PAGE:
Woman in SG charged with possession of criminal proceeds after two women lose S$290,000 to love scams

One victim, a 48-year-old woman, had befriended a man online who claimed to have sent her a parcel in December 2020, the police said in a statement on March 1. — Criminal law photo created by rawpixel.com - www.freepik.com

SINGAPORE: At least two women here have lost a total of S$290,000 (RM897,603) to Internet love scams using a parcel ruse to trick them into sending money to the scammers.

One victim, a 48-year-old woman, had befriended a man online who claimed to have sent her a parcel in December 2020, the police said in a statement on Tuesday (March 1).

She then received several phone calls telling her that the parcel had been held back by Singapore Customs and she needed to pay certain fees for it to be released.

The victim transferred S$16,000 (RM49,522) to a corporate bank account in Singapore, as instructed. When she was asked to make more payments a few days later, she realised she had been cheated and made a police report.

The police said investigations showed that a 58-year-old victim had also transferred S$274,000 (RM848,080) to the same bank account after falling prey to the love scam.

On Tuesday, a Singaporean woman was charged in court for allegedly being in possession of S$290,000 (RM897,603) in criminal proceeds.

Charge sheets said that Noorul Ayn Abdul Shukoor, 47, then the director of Shaahi Restaurant, had on three occasions in December 2020 received funds that were suspected of being benefits from criminal conduct.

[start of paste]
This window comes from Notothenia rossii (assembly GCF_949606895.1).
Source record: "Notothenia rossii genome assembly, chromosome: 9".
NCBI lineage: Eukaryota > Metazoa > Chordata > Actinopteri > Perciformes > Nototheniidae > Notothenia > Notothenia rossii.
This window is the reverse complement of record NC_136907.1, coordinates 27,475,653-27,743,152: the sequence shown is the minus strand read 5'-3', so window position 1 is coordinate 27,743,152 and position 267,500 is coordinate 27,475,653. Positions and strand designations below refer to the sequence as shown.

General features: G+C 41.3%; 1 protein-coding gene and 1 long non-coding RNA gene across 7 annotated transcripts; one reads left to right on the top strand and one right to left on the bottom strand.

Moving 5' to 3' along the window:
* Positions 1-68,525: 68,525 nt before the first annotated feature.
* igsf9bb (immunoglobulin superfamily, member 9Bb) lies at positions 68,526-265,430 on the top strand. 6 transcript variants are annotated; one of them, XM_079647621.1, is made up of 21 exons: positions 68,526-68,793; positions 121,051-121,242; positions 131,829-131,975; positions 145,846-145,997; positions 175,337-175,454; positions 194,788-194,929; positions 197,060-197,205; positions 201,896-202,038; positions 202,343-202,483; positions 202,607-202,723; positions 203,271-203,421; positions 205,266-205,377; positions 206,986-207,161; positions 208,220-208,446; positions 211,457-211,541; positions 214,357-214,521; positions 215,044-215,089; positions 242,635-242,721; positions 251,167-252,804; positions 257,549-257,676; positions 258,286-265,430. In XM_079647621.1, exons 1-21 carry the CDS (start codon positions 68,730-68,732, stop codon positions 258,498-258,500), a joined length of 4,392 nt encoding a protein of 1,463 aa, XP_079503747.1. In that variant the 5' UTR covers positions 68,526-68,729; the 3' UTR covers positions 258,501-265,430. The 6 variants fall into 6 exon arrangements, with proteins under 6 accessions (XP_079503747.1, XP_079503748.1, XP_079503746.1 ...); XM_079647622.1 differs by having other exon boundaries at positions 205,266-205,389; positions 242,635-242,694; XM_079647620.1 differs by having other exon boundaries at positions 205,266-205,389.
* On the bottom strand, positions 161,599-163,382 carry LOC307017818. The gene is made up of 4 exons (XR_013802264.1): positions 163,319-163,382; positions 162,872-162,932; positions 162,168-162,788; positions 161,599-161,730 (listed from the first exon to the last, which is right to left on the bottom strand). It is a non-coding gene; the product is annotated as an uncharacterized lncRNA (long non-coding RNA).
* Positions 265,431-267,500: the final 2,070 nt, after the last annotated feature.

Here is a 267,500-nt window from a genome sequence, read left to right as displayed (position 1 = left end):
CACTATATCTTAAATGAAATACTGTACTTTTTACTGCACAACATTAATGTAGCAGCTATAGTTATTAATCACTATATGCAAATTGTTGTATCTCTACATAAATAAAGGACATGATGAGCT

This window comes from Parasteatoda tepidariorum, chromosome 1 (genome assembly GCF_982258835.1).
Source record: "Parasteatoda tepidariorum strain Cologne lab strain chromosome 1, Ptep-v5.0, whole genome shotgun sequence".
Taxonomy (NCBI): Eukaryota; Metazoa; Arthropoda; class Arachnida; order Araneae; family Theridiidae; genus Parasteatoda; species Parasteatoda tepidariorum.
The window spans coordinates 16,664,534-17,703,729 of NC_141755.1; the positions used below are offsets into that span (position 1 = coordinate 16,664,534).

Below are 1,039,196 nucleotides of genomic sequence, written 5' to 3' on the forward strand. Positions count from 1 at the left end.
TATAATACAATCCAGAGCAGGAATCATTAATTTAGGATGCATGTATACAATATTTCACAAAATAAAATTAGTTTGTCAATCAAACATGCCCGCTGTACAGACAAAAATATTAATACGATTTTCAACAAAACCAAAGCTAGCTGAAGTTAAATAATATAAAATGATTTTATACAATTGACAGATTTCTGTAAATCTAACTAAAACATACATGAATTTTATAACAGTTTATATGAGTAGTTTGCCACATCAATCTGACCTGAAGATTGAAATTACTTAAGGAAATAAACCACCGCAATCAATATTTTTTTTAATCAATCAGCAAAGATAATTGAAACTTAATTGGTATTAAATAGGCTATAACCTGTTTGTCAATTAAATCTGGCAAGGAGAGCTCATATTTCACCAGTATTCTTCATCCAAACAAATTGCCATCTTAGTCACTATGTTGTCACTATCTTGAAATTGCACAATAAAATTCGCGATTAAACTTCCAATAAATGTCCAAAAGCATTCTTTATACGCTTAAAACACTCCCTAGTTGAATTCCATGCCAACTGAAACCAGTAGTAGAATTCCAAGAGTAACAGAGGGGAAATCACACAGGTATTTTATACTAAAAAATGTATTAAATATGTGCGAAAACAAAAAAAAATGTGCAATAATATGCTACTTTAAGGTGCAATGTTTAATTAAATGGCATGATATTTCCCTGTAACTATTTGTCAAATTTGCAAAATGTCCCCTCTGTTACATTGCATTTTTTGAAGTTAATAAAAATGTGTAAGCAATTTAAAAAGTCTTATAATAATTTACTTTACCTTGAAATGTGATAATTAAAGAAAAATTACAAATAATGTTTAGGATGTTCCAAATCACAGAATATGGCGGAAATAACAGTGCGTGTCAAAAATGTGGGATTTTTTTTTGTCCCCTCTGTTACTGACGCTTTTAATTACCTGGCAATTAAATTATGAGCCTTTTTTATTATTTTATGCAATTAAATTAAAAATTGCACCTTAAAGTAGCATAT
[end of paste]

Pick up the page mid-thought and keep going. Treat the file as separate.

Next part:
She also faces a charge for failing to maintain accounting records under Section 199 of the Companies Act.

Noorul is alleged to have owned the bank account used to receive funds from the two victims, and had failed to satisfactorily explain how she came by the funds.

She is currently out on S$15,000 (RM46,427) bail and is expected to be back in court on March 22.

Those convicted of possessing or using property that may be reasonably suspected of being criminal benefits can be jailed for up to three years, fined up to S$150,000 (RM464,407), or both.

The offence of failing to maintain accounting records under the Companies Act carries a fine of up to S$5,000 (RM15,480), or a jail term of up to 12 months. – The Straits Times (Singapore)/Asia News Network

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